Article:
She then stood at the Booking Desk and refused to go into Detox due to them being in there. After ordering her multiple times to enter Detox she finally complied, after we were about to use force to drag her into Detox. Shortly thereafter, I returned to Detox and removed all inmates except for inmates Ellery and Roskey and placed them in the gym. While in Detox both Roskey and Ellery constantly waved at the cameras and kicked the cell door causing a disturbance within the jail. I decided it would be best to split up the two, so I moved Roskey to Cell Block 2.
It made me realize how much power the government had in being able to control the people. Most of my fellow inmates were imprisoned for this very reason. They were journalist trying to expose what our government does behind the closed doors. They tell me very little about the government because of the many informants within this camp. The journalist whisper about the times before Stalin, before my time.
“You won’t do it”, Curley said in a cocky tone “I will. I swear I will”, George said in sob mixed with anger as he covered the ground between himself and Curley until the gun was touching his face. “Ok Ok we can talk bout this”, Curley said realising George was serious “We have talked. And this, this is for Lennie”. And as George said that he hit Curley on the side of the head knocking him out and giving him a cut.
Realizing the door was locked I twirled around. Only to realize my dad vanished out of the alley. I started to panic and tears streamed down my pale face. Beating my fists “thud, thump, thud” onto the black chipped railing that led the path down the ramp. The alley where the car had once sat a few moments ago now was replaced with potholes here and there with grass growing through the cracks.
The sentence can range from sixty days to 180 days. Those inmates have been to prison, got released and violated their probation. An officer from the sheriffs department, from that county drops them off. At the gate we had three officers to sign for them and start the in processing. Once the inmate comes through the gate he is immediately strip searched to check for any kind of contraband, such as drugs or weapons.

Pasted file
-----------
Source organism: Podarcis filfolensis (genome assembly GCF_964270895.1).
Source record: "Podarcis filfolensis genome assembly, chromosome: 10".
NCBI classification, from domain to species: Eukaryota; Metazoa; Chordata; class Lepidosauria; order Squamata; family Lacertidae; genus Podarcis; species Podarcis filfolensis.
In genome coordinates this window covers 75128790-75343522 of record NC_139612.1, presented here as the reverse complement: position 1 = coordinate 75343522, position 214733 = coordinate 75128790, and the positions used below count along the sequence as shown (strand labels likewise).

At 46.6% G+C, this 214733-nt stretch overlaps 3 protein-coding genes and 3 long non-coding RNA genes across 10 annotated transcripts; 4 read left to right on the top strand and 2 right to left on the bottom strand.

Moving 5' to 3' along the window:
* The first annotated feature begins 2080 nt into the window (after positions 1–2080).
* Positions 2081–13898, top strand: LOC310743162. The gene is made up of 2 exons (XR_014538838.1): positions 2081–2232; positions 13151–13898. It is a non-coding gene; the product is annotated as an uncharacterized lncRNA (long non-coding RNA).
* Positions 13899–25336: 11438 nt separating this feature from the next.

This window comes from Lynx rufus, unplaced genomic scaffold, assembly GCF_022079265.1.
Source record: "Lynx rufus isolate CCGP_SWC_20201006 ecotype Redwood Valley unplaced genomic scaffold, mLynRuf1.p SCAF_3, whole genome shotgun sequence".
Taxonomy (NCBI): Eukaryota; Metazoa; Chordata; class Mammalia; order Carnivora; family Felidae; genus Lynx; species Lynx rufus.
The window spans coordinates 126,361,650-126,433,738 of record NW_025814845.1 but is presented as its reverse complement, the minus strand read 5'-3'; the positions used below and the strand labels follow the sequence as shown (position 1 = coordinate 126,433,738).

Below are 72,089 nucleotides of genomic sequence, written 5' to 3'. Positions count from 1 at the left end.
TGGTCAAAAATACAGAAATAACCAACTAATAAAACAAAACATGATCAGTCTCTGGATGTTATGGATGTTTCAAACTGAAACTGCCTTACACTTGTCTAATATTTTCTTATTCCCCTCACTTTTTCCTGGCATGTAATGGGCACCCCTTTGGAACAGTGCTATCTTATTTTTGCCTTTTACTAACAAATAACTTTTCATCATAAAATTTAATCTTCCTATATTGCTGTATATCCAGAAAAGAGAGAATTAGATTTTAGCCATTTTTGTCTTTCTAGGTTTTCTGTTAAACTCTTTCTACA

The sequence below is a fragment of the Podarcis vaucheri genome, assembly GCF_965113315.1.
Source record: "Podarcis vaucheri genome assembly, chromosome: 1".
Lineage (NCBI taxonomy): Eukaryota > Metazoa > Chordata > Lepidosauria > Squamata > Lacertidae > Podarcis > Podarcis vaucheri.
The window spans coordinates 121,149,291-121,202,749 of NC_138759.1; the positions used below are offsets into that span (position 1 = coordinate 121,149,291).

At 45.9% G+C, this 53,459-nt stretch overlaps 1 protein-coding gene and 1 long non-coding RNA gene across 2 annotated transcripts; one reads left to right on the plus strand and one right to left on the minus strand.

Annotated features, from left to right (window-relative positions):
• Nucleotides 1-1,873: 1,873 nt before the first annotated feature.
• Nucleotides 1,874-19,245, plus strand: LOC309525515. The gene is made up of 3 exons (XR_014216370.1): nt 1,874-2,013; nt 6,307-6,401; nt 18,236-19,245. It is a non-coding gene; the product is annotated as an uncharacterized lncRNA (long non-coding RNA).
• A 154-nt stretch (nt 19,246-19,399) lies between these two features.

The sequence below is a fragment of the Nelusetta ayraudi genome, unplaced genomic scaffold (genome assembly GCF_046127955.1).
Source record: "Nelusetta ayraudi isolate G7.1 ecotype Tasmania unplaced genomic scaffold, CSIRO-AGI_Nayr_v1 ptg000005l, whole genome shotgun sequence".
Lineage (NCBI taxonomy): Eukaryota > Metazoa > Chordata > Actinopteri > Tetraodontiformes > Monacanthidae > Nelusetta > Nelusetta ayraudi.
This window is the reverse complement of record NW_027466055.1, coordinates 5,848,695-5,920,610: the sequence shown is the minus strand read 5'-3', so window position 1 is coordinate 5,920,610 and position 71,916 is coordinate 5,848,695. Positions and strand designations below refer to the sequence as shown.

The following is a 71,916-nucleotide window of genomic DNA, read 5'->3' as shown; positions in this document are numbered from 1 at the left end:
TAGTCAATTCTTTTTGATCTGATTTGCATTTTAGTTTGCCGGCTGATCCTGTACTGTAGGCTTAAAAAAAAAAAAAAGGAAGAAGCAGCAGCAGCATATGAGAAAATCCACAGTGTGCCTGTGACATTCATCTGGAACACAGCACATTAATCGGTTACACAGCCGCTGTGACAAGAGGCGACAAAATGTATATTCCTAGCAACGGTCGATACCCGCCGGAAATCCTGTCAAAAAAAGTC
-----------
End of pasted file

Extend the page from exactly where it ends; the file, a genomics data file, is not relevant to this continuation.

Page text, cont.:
I begin to get frightened as I turn the corner to a fogged out jail, seeing prisoners banging on the cells, and trying to touch us, but as I turn the next corner, a prisoner comes out of nowhere, and scares me out of my shoes. I fell straight to the ground in shock. My heart suddenly just dropped in fear. My parents began to start laughing hysterically because of my fear. Thankfully, I was able to make it out alive and well, but I was definitely shaken up.
Ehrenreich chooses to share her bad experiences working at her restaurant, Jerry’s, which shows how degrading the work was to her and other staff members. One short experience she had at her old work was when she tried to eat on her lunch break she was told she couldn’t, basically screamed “No eating!” because the boss didn’t want her to be seen by customers. She didn’t understand why it would be so horrible to be seen eating, so she quit that job and stayed with Jerry’s. It wasn’t like Jerry’s was any better though, she worked hard every day and no matter how exhausted she would be she was told to continue because the customers need to be served. Everyone at Jerry’s was chugging ibuprofens to relieve the physical strain put on their body.
The blankets were cheap and small, the beds were made of straw and as a result, a perfect bed was not tangible. If a bed was not properly made, guards used this as an opportunity to beat prisoners. Next prisoners had some time to wash themselves up and get ready to begin work. Prior to working, prisoners were given little time to eat a meager breakfast. After breakfast, the Jews were lined up in rows of ten and counted.
I’m talking about this one, who had been a part of my life as long as I could remember, until one day he wasn’t. On October 1 of 2013, my Uncle Mike was taken to jail for an encounter with police over 10 years prior for the possession of drugs. So, yes, he did commit a crime, but that isn’t the whole story. I 'm not telling you this in some vain attempt to excuse his actions or portray him solely as a victim, because he did, in fact, always have a choice, but I hope by hearing this all of you will understand the direct impact that the marginalization, mass incarceration, and criminalization of African American men have not only on society, but on all African Americans on a very personal level. When my uncle was sent to jail, he left behind his wife, who would then have to essentially take care of two "kids," one being their 5 year old daughter, the other being my uncle.
Once I reached it, the door slams shut. I was locked in the darkness. Then I hear cans being dropped and someone’s swift footsteps. Hesitantly, I called out, “Hello, anyone there?” I called out again. Suddenly, someone grabbed onto my shoulder, and attempted to rip the jumpsuit out of my hands.
School years are mostly a blur for me, but I can remember some things (lucky me). I remember kids moving away when I sat down. I remember working on projects by myself because no one would be my partner. I remember the teachers offering me crackers because I looked like I didn’t get enough to eat at home. I remember throwing up in dingy bathrooms till snot ran down my face and vessels in my eyes burst open.